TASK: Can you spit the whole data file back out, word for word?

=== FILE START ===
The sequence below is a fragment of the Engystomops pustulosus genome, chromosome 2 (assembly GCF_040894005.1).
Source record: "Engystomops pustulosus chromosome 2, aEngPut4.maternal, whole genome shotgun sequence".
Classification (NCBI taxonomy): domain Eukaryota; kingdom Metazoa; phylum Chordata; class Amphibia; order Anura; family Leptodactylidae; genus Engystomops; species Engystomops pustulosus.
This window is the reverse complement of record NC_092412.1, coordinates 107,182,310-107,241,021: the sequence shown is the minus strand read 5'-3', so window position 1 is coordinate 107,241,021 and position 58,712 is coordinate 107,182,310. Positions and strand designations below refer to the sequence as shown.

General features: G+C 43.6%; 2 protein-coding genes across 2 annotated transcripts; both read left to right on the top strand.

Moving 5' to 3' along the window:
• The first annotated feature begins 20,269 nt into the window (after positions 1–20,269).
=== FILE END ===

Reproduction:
The sequence below is a fragment of the Engystomops pustulosus genome, chromosome 2 (assembly GCF_040894005.1).
Source record: "Engystomops pustulosus chromosome 2, aEngPut4.maternal, whole genome shotgun sequence".
Classification (NCBI taxonomy): domain Eukaryota; kingdom Metazoa; phylum Chordata; class Amphibia; order Anura; family Leptodactylidae; genus Engystomops; species Engystomops pustulosus.
This window is the reverse complement of record NC_092412.1, coordinates 107,182,310-107,241,021: the sequence shown is the minus strand read 5'-3', so window position 1 is coordinate 107,241,021 and position 58,712 is coordinate 107,182,310. Positions and strand designations below refer to the sequence as shown.

General features: G+C 43.6%; 2 protein-coding genes across 2 annotated transcripts; both read left to right on the top strand.

Moving 5' to 3' along the window:
• The first annotated feature begins 20,269 nt into the window (after positions 1–20,269).